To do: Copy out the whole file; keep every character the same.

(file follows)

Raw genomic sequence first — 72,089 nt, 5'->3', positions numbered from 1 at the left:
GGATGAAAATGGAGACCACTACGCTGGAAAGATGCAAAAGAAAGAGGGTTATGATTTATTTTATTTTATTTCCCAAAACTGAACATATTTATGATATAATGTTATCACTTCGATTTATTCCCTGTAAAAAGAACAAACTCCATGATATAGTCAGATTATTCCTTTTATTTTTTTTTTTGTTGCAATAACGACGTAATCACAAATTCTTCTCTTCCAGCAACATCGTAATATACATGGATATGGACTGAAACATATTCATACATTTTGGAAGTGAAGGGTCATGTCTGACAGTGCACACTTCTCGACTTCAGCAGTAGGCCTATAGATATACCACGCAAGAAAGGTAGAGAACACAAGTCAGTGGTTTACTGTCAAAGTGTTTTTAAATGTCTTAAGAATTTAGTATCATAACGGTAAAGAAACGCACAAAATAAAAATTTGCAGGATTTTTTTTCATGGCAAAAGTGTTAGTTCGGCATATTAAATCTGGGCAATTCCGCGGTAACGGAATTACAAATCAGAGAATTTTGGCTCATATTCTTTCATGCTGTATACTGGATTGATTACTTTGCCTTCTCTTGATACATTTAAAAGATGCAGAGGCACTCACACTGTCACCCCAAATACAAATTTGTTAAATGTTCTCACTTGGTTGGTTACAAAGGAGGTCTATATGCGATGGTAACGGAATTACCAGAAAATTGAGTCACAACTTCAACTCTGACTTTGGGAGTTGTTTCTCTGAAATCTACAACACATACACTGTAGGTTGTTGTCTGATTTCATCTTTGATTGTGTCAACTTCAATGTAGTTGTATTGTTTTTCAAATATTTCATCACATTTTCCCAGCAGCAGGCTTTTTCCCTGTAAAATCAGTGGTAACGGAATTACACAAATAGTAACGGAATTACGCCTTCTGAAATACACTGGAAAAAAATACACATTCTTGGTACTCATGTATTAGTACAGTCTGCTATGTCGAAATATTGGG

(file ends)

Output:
Raw genomic sequence first — 72,089 nt, 5'->3', positions numbered from 1 at the left:
GGATGAAAATGGAGACCACTACGCTGGAAAGATGCAAAAGAAAGAGGGTTATGATTTATTTTATTTTATTTCCCAAAACTGAACATATTTATGATATAATGTTATCACTTCGATTTATTCCCTGTAAAAAGAACAAACTCCATGATATAGTCAGATTATTCCTTTTATTTTTTTTTTTGTTGCAATAACGACGTAATCACAAATTCTTCTCTTCCAGCAACATCGTAATATACATGGATATGGACTGAAACATATTCATACATTTTGGAAGTGAAGGGTCATGTCTGACAGTGCACACTTCTCGACTTCAGCAGTAGGCCTATAGATATACCACGCAAGAAAGGTAGAGAACACAAGTCAGTGGTTTACTGTCAAAGTGTTTTTAAATGTCTTAAGAATTTAGTATCATAACGGTAAAGAAACGCACAAAATAAAAATTTGCAGGATTTTTTTTCATGGCAAAAGTGTTAGTTCGGCATATTAAATCTGGGCAATTCCGCGGTAACGGAATTACAAATCAGAGAATTTTGGCTCATATTCTTTCATGCTGTATACTGGATTGATTACTTTGCCTTCTCTTGATACATTTAAAAGATGCAGAGGCACTCACACTGTCACCCCAAATACAAATTTGTTAAATGTTCTCACTTGGTTGGTTACAAAGGAGGTCTATATGCGATGGTAACGGAATTACCAGAAAATTGAGTCACAACTTCAACTCTGACTTTGGGAGTTGTTTCTCTGAAATCTACAACACATACACTGTAGGTTGTTGTCTGATTTCATCTTTGATTGTGTCAACTTCAATGTAGTTGTATTGTTTTTCAAATATTTCATCACATTTTCCCAGCAGCAGGCTTTTTCCCTGTAAAATCAGTGGTAACGGAATTACACAAATAGTAACGGAATTACGCCTTCTGAAATACACTGGAAAAAAATACACATTCTTGGTACTCATGTATTAGTACAGTCTGCTATGTCGAAATATTGGG